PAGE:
Farhad Humayun – In Memoriam

June 13, 2021

A personal note about a flamboyant singer, songwriter, composer, drummer and rock star, whose death (earlier this week) has sent shockwaves throughout the music scene

I can’t pretend to have been much of a fan of Overload or of a lot of Farhad Humayun’ s music (he was aware of that) but I was a fan of him. I am deeply stunned by his passing today (June 8, 2021). I was aware of his music, especially liking the cover songs project he did, but I was more a fan of many of his other aspects: his visual side, his videos and the persona he cultivated were eye-catching and memorable. Not only was he a rock star, but he impeccably looked the part. He was effortlessly cool, but had no airs about him. Plus, there was the fact that he was a doer among musicians who often do little. He stood out. Our last conversation was about how he had done some production for Sir Paul McCartney’s segment in Carpool Karaoke. Whereas most musicians would make up a story about jamming with Sir Paul, he was secure enough to confess he did not meet the great Beatle.

Farhad came from a family of high achievers; he was leading artiste Madam Naveed Shahzad’s son, his father was a businessman/noted cricket commentator and one of his grandfathers was a former Chief Justice of Pakistan. Yet what defined him was how he cut his own niche. He drummed up a storm. Sang when he felt like it. Played metal songs because he felt like it. Fused drums with dhols, east with west. And in all of this, along with his great talent, he conducted himself impeccably, looked impeccable, talked impeccably. His intelligence was always apparent and never overbearing. There was depth to him, and also calm. Yet, he had that NCA artistic streak. He taught as well. We shared a kinship through being Aitchisonians, but he to his credit, was not overbearing. His Riot Studios was a great setup too. The last time we talked music, he commented, “I try to tell musicians here to minimize their playing so we can do a nice pop show. But every guitarist is a Jackson player and every drummer wants to show off death metal chops” That was typical of him. Effortlessly switching between genres, following his own muse.

For the last several years, we, of all things, used to talk about musical equipment he would be getting rid of and I would pester him about arranging an electronic kick drum pedal for an obscure drum machine for me. His taste in music ranged to Floyd, Roxy Music, Judas Priest and others. I still remember the time I chanced to mention the ‘80s pop group A-ha to him, and then it was off to the races. We bonded over a shared love for the band and the belief that A-ha was so much more than a one-hit pop wonder, and was one of the greatest, most underappreciated bands of all time. He talked of seeing them live and how Morten Harket’s solo albums were great too as were ‘the song [sic] Scared of Heights and Spanish Steps.’ How Magne’s keyboard playing was more flamboyant than Ray Manzarek from The Doors (which band inspired A-ha). I could go on and on. We did. At length talked about the band’s lyrics, arrangements and various albums.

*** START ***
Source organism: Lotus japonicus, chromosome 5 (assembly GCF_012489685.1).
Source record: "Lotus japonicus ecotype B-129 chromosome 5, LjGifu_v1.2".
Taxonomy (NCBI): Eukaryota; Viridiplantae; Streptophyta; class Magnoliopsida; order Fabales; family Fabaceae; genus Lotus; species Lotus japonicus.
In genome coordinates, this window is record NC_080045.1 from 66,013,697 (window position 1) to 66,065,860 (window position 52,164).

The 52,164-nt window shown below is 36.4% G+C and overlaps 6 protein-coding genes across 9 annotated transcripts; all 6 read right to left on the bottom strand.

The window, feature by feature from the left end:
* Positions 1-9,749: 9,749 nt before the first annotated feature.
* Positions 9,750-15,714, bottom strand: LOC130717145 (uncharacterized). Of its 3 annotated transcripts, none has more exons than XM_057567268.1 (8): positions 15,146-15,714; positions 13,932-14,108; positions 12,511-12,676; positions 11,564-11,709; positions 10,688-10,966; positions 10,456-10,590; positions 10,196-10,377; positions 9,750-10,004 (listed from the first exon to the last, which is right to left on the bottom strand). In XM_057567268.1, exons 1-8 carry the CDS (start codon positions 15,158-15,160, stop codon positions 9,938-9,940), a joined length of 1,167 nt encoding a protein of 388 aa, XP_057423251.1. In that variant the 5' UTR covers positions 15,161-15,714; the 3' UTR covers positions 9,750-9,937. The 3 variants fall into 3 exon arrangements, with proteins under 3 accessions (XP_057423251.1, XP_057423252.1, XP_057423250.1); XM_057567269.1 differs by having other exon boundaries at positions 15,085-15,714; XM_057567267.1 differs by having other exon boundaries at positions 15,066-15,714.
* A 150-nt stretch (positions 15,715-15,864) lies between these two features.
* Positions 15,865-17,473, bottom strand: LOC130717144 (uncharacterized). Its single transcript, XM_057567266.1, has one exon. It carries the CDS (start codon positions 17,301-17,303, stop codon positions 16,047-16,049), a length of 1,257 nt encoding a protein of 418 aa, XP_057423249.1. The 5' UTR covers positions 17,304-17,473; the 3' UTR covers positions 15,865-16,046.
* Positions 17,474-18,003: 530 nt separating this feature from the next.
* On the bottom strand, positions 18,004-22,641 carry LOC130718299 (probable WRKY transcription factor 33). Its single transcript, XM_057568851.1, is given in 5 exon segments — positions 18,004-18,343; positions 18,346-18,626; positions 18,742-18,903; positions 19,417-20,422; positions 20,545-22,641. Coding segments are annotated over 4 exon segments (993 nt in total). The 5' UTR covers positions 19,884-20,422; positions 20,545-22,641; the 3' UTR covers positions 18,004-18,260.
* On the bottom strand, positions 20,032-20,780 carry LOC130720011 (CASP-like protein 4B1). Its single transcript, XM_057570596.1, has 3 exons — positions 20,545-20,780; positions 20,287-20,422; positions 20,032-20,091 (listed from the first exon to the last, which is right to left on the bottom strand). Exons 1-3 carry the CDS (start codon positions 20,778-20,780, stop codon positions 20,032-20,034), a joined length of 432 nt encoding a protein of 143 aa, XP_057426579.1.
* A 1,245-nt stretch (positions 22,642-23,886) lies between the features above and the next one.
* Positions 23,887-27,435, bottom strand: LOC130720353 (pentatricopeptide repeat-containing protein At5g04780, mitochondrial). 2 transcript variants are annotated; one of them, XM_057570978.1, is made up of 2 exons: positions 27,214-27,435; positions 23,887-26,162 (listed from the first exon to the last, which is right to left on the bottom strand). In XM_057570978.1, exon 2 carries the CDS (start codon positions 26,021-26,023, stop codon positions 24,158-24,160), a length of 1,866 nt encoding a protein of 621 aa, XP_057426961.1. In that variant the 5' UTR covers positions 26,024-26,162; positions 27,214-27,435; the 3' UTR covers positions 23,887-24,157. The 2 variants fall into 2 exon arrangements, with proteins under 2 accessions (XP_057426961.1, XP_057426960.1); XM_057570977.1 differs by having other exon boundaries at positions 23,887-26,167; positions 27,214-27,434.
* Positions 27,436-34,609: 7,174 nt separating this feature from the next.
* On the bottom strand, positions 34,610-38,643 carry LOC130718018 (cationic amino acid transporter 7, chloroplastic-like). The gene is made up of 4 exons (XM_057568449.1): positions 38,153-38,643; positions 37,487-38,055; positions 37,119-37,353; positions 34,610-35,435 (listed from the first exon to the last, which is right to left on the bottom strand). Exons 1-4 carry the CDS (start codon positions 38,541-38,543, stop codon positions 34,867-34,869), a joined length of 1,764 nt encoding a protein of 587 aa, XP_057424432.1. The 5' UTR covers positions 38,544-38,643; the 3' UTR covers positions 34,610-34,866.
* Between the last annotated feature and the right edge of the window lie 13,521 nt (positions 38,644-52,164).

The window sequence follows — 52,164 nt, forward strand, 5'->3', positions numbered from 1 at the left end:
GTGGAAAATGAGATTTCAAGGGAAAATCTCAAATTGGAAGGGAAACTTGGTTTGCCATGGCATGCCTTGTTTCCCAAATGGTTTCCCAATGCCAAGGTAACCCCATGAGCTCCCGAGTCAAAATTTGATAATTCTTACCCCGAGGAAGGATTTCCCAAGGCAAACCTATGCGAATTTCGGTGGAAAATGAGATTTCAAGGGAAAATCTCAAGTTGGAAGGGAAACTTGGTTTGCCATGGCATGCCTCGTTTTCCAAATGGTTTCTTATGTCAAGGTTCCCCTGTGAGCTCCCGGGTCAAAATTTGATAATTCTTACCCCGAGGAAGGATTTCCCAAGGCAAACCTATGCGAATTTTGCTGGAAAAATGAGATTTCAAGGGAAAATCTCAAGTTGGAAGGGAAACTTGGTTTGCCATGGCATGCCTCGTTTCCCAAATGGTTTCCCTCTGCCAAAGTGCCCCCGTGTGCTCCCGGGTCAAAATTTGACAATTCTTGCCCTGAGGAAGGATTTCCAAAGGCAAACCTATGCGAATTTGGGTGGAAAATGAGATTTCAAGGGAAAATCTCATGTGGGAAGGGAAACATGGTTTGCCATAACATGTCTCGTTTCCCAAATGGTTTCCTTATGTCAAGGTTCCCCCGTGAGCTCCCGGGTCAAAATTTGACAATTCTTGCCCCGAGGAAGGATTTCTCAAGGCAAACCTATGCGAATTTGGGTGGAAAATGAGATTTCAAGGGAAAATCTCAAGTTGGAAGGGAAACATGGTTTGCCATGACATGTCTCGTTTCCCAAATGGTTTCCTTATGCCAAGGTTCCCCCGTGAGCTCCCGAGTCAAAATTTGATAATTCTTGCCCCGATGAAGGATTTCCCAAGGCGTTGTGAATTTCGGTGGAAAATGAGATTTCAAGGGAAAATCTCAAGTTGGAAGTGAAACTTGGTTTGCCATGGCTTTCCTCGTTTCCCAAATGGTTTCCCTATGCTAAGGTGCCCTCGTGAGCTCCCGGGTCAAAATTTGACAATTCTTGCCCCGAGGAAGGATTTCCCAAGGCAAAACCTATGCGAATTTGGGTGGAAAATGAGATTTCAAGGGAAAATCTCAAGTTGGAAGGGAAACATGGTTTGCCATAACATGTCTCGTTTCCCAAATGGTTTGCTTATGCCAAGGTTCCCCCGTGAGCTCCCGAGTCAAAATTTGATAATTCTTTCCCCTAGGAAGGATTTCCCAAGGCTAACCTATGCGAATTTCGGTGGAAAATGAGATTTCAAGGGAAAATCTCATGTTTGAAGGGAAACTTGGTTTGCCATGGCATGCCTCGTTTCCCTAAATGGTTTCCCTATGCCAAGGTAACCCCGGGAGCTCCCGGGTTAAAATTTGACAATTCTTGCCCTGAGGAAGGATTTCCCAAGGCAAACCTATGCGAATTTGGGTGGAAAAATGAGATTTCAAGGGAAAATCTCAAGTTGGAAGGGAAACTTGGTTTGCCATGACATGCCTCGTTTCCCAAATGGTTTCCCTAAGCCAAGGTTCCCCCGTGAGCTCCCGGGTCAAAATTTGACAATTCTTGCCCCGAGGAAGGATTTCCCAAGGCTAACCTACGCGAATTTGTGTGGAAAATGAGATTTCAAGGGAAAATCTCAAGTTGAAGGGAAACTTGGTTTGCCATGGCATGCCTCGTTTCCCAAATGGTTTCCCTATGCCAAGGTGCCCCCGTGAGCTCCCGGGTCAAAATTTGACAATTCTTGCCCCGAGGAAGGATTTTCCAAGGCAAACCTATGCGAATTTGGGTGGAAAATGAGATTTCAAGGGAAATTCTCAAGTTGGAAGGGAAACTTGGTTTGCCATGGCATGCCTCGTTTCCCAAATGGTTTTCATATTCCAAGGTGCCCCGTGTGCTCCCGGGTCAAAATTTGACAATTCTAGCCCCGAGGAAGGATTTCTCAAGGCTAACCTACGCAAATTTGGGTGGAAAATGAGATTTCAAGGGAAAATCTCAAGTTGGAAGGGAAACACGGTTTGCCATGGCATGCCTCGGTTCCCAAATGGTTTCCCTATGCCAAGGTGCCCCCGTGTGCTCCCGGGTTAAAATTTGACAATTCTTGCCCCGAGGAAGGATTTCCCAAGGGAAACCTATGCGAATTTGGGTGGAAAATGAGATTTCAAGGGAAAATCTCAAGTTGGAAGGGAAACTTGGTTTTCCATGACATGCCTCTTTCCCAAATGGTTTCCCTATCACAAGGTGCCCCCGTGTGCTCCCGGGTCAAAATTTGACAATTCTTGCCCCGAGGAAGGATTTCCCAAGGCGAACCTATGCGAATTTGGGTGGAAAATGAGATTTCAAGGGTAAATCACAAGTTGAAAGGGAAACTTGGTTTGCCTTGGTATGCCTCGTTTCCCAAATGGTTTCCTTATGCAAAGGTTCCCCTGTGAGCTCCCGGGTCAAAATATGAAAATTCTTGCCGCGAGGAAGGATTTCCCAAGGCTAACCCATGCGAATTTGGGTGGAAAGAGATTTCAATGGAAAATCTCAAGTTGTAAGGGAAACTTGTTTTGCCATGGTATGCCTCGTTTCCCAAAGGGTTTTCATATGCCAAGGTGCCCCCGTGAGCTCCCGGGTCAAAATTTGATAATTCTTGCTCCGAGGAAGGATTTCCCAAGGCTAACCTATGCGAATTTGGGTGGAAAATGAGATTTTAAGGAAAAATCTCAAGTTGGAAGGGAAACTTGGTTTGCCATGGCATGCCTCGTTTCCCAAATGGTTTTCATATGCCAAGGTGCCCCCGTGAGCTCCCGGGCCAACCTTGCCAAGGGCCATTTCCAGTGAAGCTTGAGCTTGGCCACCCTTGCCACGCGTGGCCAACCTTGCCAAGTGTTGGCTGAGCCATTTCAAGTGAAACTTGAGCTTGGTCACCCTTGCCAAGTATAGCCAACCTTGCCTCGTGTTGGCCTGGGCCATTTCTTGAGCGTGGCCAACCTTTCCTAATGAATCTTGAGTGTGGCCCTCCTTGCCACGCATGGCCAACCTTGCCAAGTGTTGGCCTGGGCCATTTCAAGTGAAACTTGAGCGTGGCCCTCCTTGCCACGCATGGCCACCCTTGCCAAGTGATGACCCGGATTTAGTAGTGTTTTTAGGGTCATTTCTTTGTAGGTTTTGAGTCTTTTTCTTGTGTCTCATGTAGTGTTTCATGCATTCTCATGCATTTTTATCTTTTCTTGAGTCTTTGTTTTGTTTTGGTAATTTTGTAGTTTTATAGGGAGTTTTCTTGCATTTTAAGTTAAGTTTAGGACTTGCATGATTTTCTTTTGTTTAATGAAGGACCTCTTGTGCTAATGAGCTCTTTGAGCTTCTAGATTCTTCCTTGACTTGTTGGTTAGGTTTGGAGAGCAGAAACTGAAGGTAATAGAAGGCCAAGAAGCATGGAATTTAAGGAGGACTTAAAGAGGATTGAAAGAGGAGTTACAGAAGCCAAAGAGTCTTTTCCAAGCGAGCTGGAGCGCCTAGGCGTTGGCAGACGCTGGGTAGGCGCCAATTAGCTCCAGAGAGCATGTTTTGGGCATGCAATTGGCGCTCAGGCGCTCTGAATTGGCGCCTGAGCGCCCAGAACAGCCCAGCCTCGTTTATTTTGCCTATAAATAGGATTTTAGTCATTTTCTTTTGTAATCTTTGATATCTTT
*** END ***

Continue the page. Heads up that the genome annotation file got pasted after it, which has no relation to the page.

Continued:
I interacted the most with him when he was all-too-briefly a part of Noori. He featured in two videos, ‘Jana Tha Humne’ and ‘Tum Hans Diye’ and lit both up with unique charisma. He was an essential part of the Lahore music scene.

Mourned by fans and the music industry, Farhad’s bravery in dealing with a life-threatening and indeed, as it proved, life-ending illness was remarkable. 

His bravery in dealing with a life-threatening and indeed, as it proved, life-ending illness was remarkable. He was so balanced and poised. He reflected on his illness and when talking about a legal dispute with a neighbor I think said, “Ever since my transformation, I’ve really become patient with a lot of rubbish we encounter every day.” That was typical of him.

The very last time we talked, we were making plans for post-covid-19, when he would get better. We talked about doing up an archive about the Lahore Music Underground. He promised to contribute his Mind Riot tracks. He also wanted me to give feedback on some of the English lyrics he had done for an album he had recorded abroad, I think, at Abbey Road, with leading musicians Tony Levin on Bass and David Torn on Guitars.

I am stunned at his loss at age 42. I am even more stunned to see that in COVID times, the last time we talked was over a year ago. If feels like yesterday. Yet, life in COVID days is so distracted and self-centered, that we lose touch easily. This piece is perhaps a first step to remedy that. An effort to celebrate the effortless cool of Farhad Humayun. Rest in peace sir.

Farhad Humayun – In Memoriam